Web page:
For many couples, their dog or cat is a member of the family — and one whose future is a serious bone of contention if the human relationship happens to falter.
When pet parents decide to go their separate ways, it’s important to find a custody solution for pets that will satisfy everyone affected – especially Fido and Fluffy. Read on for a look at ideas on how to handle pet custody after a break-up.
As divorced parents know well, Mom and Dad need to maintain peace to avoid a tug-of-war which negatively affects a child. Keep this same dynamic in mind as you work out what will happen to your pet.
Begin with basic facts. Who does the pet belong to? Did one partner bring the pet into the relationship? Agreeing on who the pet originally belonged to may help answer the question about who the pet should stay with after the break-up.
The law recognizes your furry friend as a possession to be assigned to one party or the other. Because of this, it may well be best for you and your ex to come to a decision on your own, rather than relying on outside perspective. You can even draw up a pet custody agreement between you, though it may not be legally binding. Of course, if the relationship is ending on a contentious note, the binding opinion of a court or negotiator may be necessary for the benefit of the pet.
As in the case of children, split pet “parents” may need to decide if one person’s home suits the pet better in terms of location, space, schedule, and compatibility. Consider the following issues:
Sometimes the answer to one or more of these questions is obvious and makes it easy for the former couple to decide which person should have primary or sole custody of the pet. The situation may become more difficult when an emotional pull outweighs more logical justifications for reasonable pet care. The answer to which person makes the best custodian for the pet becomes harder to arrive at.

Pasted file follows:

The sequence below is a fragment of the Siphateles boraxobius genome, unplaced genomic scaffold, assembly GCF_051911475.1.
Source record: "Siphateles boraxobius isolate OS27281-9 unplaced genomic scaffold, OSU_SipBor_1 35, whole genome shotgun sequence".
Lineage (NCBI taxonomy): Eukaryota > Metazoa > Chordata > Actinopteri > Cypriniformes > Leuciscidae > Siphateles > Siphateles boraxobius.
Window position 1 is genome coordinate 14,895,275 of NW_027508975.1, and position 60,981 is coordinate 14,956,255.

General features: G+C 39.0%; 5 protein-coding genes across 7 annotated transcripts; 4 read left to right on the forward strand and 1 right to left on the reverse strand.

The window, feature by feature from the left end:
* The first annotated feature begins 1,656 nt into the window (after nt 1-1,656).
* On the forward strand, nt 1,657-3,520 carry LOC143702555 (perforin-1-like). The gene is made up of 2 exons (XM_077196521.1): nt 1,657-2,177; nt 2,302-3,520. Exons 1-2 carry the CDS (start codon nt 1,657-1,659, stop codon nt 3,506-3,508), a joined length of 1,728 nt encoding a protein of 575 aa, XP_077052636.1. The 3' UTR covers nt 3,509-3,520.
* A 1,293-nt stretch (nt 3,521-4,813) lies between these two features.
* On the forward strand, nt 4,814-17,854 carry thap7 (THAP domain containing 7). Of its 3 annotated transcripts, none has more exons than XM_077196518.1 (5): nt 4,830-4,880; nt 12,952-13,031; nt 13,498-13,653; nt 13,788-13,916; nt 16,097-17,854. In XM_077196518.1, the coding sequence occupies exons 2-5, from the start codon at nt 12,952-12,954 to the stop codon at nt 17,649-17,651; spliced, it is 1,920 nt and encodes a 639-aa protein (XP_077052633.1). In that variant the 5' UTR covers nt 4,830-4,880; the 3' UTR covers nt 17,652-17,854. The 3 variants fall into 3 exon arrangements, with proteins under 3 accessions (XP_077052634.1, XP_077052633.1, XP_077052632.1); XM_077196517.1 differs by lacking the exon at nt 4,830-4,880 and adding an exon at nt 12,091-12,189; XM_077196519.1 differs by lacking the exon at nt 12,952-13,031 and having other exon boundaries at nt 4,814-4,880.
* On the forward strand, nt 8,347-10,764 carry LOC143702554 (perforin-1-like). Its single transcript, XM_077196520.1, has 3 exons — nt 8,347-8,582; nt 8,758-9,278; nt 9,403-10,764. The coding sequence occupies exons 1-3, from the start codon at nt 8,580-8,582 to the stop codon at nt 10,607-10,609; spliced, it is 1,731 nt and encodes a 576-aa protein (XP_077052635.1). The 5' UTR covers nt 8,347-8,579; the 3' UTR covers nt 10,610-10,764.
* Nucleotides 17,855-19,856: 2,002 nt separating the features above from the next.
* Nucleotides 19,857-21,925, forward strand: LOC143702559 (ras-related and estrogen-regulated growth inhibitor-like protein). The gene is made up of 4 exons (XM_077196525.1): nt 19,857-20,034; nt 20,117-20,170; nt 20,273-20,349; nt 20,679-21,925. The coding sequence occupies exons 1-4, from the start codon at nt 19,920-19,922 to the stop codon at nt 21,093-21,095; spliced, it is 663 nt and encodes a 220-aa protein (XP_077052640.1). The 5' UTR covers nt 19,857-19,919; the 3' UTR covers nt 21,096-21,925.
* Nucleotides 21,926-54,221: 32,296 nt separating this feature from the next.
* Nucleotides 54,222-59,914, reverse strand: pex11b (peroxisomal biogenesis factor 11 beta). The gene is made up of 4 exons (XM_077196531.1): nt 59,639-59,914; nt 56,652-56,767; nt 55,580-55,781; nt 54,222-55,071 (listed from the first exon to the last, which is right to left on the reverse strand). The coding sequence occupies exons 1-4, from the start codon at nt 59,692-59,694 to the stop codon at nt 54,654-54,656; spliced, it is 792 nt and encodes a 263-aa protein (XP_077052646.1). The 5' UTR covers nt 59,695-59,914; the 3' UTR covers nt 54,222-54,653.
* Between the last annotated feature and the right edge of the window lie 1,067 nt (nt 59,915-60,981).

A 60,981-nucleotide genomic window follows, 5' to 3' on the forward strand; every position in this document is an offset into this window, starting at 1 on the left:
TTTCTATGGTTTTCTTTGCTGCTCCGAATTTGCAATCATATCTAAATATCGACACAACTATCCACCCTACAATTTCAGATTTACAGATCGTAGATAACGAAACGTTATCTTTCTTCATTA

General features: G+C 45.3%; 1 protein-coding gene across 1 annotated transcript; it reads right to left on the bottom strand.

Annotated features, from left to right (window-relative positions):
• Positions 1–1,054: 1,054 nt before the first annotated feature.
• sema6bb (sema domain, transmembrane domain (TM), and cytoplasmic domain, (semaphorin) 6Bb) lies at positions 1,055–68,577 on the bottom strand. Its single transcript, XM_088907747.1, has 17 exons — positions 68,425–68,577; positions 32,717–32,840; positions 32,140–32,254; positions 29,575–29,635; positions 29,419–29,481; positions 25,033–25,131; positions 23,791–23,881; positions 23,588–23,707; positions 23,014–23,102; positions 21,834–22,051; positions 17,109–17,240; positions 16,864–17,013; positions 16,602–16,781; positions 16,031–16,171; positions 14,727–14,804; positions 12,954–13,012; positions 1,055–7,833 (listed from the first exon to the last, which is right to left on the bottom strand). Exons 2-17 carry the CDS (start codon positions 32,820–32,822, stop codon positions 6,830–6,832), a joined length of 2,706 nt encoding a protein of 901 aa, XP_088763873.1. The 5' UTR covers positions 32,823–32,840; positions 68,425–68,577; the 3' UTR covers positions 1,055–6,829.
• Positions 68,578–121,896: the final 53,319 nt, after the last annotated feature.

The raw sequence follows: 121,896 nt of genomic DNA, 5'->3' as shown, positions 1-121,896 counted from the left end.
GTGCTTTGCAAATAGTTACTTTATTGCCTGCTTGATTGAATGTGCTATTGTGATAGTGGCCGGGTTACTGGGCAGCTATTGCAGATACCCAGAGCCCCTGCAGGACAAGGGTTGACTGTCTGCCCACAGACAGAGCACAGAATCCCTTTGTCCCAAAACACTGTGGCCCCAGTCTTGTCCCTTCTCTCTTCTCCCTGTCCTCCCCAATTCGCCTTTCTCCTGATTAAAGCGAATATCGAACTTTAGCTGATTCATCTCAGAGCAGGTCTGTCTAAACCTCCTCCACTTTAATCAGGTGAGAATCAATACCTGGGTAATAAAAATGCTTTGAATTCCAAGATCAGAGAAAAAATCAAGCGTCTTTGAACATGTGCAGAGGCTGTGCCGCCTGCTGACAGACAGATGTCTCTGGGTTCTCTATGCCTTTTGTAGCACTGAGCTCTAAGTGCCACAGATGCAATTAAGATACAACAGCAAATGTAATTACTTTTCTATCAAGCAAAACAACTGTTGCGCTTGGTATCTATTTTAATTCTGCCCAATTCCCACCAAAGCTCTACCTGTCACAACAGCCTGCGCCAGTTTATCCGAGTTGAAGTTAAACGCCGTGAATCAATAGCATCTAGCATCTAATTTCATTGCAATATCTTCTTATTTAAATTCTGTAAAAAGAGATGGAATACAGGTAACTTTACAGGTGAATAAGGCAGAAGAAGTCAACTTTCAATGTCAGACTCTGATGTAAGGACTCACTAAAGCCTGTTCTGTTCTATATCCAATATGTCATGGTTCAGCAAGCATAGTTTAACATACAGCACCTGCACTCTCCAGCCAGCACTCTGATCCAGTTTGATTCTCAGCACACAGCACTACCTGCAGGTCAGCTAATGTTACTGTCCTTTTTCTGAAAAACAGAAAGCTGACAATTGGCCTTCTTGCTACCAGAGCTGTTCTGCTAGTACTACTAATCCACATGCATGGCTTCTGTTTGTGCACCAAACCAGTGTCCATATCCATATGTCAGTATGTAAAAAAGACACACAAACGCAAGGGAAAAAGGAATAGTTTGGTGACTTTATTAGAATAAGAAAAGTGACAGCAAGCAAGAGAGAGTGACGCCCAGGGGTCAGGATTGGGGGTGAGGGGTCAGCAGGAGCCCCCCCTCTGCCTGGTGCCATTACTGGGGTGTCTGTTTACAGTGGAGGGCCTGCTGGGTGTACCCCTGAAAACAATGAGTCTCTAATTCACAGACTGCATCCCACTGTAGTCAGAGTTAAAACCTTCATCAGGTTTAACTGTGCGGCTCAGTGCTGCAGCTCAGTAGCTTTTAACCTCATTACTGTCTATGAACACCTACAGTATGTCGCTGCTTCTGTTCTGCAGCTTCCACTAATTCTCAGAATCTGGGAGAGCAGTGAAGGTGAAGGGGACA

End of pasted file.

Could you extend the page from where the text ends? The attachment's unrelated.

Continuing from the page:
Just as with shared custody of a child, pet owners who agree on joint custody of their four-legged progeny can make arrangements to fit the needs of both the pet and themselves. If the former partners live near each other, the options increase. They can split custody between the weekend and the workweek, or they can alternate full weeks, for instance. The flexibility of the care schedule must take into account how well the pet adjusts to change.
Whatever agreement you strike with your ex, be sure to hammer out the hand-off method and other details before you begin. Will you meet in a neutral location? Will one pet parent be able to hang out at the other’s apartment for get-togethers? Try to imagine the variables before you set it all into motion so there won’t be conflict down the line.
Breaking up a relationship is difficult in so many ways. Determining how to care for a pet can be a truly painful part of dissolving a household. Remember to be reasonable and consider what is best for your pet. When both pet parents share this priority, the transition will be easier for the animal.
Photo credit: Shutterstock / leungchopan
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